The irony is the people who claim to be the paragons of rationality support a decision the reasoning of which is clearly fallacious.

KyCobb said...

Martin,

As I tried to explain, you are correct in that Judge Jones could have simply stated that Intelligent Design is not scientific becase it is unfalsifiable-any additional commentary was superfluous.

Thomas said...

In response to various comments:

It is perfectly consistent (and correct) to hold that ID theory is essentially unfalsifiable, and that important arguments in its favor have been falsified (perhaps the only arguments it has to recommend it). It's also true (and probably correct) that while ID has not been falsified, it can be debunked or invalidated. Here, falsifiability refers to empirical discoveries that confirm or rule out theories (in technical terms, falsifiability belongs to what is a posteriori); while invalidation refers to a logical or principled argument against a position(in technical terms, invalidation refers to what is a priori).

(This doesn't have to do directly with the main post, but since we're on the subject...)

Here's what I cannot understand about the fervor for ID theory: let's grant the ID argument that there are irreducibly complex mechanisms which could not have come about by themselves through evolutionary processes, and let's grant that information analysis demonstrates that our DNA bears the unmistakable mark of intelligence. Let's forget for the moment that a scientific theory is methodologically barred from giving supernatural answers to natural questions and that ID theory would have to posit a causal relation between these mechanisms and the cause of the mechanism. What is there to say that the "intelligence" was God? What is there about ID theory that even indicates this as a more likely solution than any other option? Don't aliens seem just as likely a candidate? Perhaps the processes of nature are themselves possessed of intelligence, as ancient pagans would have it? Or perhaps the cosmos as a whole is an intelligence, as Spinoza and other pantheists claim. I cannot see any way that ID theory, if it were true, would make it any more likely that God exists and was/is active in creation than if it were not true. I don't see how it even bears on the question. Perhaps someone can enlighten me.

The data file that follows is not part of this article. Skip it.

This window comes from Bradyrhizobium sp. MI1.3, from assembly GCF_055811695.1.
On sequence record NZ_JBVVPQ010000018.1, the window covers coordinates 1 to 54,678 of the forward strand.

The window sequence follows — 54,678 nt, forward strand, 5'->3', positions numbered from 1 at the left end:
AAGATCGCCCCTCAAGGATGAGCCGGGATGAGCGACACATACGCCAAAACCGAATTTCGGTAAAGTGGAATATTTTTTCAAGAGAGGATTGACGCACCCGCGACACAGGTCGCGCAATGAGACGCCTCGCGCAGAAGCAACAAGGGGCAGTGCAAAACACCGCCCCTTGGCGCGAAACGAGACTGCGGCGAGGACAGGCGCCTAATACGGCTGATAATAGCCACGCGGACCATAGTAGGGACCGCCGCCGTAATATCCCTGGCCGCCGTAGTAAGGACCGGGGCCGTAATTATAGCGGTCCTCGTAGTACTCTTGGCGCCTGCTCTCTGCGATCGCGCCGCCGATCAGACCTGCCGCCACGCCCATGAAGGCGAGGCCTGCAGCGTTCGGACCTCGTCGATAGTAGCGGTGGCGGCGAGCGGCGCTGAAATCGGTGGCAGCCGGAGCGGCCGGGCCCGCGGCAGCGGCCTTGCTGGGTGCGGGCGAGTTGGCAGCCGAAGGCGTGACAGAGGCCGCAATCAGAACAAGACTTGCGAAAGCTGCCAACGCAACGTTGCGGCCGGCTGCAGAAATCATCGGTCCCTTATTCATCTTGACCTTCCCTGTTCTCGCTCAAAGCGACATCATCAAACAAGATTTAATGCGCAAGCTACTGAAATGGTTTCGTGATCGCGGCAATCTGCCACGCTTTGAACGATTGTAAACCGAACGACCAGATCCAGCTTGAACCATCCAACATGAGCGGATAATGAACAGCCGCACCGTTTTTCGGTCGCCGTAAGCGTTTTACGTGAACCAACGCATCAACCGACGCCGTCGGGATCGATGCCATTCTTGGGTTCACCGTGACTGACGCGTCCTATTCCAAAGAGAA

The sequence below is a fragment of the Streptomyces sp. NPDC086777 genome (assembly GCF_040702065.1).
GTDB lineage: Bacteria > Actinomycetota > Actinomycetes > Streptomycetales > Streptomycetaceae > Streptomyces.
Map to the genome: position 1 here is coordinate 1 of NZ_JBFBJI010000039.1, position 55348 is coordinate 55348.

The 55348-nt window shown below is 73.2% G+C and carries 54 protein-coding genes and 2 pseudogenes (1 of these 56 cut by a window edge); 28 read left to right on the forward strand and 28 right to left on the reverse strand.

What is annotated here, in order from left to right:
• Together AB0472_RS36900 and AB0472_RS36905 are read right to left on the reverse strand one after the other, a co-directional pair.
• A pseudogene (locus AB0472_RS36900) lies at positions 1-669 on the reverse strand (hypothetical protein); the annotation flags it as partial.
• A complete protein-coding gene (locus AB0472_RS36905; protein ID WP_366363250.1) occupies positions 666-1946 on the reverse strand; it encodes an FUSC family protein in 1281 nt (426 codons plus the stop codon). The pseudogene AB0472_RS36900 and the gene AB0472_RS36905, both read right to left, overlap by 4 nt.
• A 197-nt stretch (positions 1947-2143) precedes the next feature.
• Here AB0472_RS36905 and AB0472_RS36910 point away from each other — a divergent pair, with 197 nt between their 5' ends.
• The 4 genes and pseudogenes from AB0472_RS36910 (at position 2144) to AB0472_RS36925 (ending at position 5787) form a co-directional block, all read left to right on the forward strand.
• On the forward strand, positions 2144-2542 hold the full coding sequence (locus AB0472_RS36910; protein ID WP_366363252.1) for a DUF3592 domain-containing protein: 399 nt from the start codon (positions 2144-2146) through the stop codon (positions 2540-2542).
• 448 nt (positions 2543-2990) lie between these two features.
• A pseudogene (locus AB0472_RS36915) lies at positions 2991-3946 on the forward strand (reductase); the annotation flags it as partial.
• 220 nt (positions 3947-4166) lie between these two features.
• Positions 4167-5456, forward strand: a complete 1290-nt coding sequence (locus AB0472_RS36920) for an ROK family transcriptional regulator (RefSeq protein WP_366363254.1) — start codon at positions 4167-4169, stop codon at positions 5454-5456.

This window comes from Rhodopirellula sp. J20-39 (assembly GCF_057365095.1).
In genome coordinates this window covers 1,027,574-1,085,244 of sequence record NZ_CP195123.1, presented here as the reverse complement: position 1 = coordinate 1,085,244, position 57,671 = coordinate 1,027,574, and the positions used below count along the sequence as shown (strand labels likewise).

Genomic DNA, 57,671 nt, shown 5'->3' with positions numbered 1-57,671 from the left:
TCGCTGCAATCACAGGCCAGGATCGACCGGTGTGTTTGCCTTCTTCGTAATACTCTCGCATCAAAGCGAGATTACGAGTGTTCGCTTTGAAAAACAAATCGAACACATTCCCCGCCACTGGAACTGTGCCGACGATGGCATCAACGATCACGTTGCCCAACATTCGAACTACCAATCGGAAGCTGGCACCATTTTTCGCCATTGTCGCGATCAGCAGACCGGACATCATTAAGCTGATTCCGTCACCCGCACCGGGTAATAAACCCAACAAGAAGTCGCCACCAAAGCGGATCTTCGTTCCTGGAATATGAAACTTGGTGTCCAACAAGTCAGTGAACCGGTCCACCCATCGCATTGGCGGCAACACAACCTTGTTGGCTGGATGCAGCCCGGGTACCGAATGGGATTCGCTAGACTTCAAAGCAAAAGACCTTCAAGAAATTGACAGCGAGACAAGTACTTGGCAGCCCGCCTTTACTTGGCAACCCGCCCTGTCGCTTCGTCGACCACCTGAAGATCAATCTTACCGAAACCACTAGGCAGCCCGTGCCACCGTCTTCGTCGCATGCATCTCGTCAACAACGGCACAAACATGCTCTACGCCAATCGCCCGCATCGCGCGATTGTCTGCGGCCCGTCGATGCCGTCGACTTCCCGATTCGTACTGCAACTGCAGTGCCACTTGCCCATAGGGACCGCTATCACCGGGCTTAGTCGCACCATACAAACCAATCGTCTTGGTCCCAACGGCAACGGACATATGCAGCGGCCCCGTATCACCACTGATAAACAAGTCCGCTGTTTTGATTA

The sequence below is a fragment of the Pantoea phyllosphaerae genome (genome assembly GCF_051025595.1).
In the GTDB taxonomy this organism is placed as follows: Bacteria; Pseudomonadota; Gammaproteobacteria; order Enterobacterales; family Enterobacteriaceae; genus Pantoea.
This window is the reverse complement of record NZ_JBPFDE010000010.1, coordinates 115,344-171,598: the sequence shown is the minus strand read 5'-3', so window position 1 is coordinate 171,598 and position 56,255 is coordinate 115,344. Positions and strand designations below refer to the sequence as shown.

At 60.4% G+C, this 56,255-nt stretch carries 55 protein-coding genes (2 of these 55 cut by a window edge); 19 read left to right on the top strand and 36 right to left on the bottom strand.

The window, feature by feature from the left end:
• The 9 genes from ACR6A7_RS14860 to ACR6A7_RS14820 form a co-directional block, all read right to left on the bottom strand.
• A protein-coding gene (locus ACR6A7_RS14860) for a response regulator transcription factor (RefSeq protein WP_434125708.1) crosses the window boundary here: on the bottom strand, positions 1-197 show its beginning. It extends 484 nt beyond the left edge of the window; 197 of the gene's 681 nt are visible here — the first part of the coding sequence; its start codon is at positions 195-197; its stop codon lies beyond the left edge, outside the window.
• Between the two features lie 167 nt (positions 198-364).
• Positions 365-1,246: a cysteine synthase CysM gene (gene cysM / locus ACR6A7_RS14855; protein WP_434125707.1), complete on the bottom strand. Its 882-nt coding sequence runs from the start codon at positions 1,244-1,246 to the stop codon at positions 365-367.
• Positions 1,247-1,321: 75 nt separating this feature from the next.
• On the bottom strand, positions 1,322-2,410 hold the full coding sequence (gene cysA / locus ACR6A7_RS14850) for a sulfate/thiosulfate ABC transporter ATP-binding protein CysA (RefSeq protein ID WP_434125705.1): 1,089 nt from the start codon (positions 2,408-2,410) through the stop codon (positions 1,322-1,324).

Lee said...
This comment has been removed by the author.
Lee said...

> Let's forget for the moment that a scientific theory is methodologically barred from giving supernatural answers to natural questions and that ID theory would have to posit a causal relation between these mechanisms and the cause of the mechanism.

I don't think ID argues in favor of a supernatural explanation. Whatever its proponents may believe personally, I don't think any one of them is going to quote scripture in a scientific paper. (David Berlinski is not even a theist, but a lapsed Jew, and he does not propose ID, but simply casts doubt on Darwinism.)

For the past century and a half, Darwinists have made the case that natural processes provide a sufficient explanation for the diversity of the species. If that's a scientifically valid proposition, then it is no less scientific to propose that they are not sufficient. You can assume the supernatural out of the picture (i.e., "methodologically barred"), but then you can't do so and *then* propose that it has somehow been proven to be out of the picture. That's the sort of sleight of hand that Dawkins and his followers excel at performing.

> What is there about ID theory that even indicates this as a more likely solution than any other option? Don't aliens seem just as likely a candidate?

I think Behe said the same thing in "Darwin's Black Box", and Dawkins said the same thing in Ben Stein's movie, "Expelled" (upon being questioned on the origins of life itself).

> Or perhaps the cosmos as a whole is an intelligence, as Spinoza and other pantheists claim. I cannot see any way that ID theory, if it were true, would make it any more likely that God exists and was/is active in creation than if it were not true.

That would call for, I think, an examiniation of those particular claims. What evidence, for example, did Spinoza have that the cosmos has an intelligence? Was his reasoning this simple -- that he wasn't prepared to bow his knee to God?

Attacks on the sovereignty of Our Lord come in many forms. I think the idea that there are signs of design in the world doesn't prove God, but it plucks the fangs from the notion that it is somehow "scientific" to believe this all came about without Him.

TomH said...

Lee,

ID makes the strong (and risky) claim that irreducibly complex mechanisms cannot be produced by undirected processes.

You point out the weaker and less risky point of ID--Where's the beef? Essentially, the weaker point is asking for a mechanism, which is always a scientific (physics, chemistry, or biology) question, KyCobb's protests notwithstanding.

TomH said...

Lee, KyCobb, et. al.,

And to follow up my previous point, which may not be obvious, ID is _necessarily_ scientific, so KyCobb's point about ID being unfalsifiable, hence, unscientific, has been shown to be false. Unfalsifiability is overrated as a demarcation criterion.